Parry Romberg Syndrome: 7 Cases and Literature Review
AJNR Am J Neuroradiol
Parry Romberg syndrome is a rare progressive hemiatrophy of the face that typically occurs in children and young adults and has a peculiar progression that ceases without apparent cause after a highly variable period. Only a subset of patients with Parry Romberg syndrome will develop secondary neurologic or ophthalmologic symptoms, and prognosis is highly variable. Inconsistency in the pattern of atrophy and the development of associated symptoms in patients with Parry Romberg syndrome has made it challenging to diagnose, prognosticate, and treat. The precise etiology of this disease remains unknown, but some authors have implicated sympathetic cervical ganglion dysfunction, abnormal embryogenesis, autoimmune and inflammatory mechanisms, or vasculopathy as potential causes. We present 7 cases of Parry Romberg syndrome and their associated clinical and imaging findings with specific attention to the radiographic characteristics of this disease.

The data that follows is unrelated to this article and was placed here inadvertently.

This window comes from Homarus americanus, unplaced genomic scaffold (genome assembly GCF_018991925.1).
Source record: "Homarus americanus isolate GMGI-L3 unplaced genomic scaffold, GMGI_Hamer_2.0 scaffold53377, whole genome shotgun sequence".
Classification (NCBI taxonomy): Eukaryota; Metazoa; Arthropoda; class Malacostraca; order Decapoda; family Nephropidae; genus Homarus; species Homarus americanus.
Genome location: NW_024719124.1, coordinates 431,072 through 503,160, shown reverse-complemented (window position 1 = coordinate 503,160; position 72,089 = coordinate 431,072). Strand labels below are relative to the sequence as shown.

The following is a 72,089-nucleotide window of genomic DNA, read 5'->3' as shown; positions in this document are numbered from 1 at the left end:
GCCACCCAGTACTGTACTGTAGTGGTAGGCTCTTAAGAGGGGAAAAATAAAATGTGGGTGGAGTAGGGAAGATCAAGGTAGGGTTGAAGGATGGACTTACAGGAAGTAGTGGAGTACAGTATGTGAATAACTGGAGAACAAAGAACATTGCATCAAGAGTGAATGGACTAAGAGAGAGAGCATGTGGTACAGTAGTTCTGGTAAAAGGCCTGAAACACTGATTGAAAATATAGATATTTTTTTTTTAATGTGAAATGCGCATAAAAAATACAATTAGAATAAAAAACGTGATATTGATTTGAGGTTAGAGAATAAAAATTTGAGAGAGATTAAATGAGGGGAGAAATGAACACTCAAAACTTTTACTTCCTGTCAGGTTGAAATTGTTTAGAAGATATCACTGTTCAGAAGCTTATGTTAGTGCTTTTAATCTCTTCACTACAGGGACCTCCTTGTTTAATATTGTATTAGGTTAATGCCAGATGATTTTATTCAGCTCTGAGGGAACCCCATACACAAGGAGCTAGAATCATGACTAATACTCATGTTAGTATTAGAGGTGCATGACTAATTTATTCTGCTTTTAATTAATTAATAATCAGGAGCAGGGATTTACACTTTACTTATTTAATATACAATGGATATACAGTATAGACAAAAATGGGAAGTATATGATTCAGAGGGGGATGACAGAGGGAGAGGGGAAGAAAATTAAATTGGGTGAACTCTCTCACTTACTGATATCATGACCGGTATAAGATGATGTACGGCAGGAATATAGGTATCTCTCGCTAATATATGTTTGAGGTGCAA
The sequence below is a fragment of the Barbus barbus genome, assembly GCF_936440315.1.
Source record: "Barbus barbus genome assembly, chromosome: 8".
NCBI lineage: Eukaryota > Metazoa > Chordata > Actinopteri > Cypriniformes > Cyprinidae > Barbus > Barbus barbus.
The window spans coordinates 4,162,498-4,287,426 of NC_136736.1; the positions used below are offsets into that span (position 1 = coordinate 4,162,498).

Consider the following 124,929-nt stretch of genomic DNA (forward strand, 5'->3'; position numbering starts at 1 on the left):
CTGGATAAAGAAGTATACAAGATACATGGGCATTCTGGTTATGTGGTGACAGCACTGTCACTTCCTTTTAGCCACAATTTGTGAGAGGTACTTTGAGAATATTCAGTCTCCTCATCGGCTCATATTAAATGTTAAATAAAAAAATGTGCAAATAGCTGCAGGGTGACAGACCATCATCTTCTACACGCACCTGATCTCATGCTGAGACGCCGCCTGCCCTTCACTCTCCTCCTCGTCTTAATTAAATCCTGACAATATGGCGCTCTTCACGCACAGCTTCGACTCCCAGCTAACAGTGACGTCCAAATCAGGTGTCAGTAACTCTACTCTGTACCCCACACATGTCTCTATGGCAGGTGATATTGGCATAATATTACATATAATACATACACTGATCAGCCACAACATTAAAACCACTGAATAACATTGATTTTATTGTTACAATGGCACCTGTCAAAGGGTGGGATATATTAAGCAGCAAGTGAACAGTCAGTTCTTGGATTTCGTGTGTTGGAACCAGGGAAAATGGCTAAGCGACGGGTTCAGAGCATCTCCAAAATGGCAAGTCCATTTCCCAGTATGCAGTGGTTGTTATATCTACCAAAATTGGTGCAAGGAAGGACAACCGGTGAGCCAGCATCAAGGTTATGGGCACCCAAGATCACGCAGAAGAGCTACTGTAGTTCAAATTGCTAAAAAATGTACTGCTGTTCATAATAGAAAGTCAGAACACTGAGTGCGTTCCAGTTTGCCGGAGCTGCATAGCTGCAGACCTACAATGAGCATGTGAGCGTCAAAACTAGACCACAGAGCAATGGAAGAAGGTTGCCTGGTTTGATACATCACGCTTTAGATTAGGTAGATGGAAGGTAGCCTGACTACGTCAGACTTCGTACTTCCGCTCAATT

Faculty; Northwell Researcher
School of Medicine; Northwell Health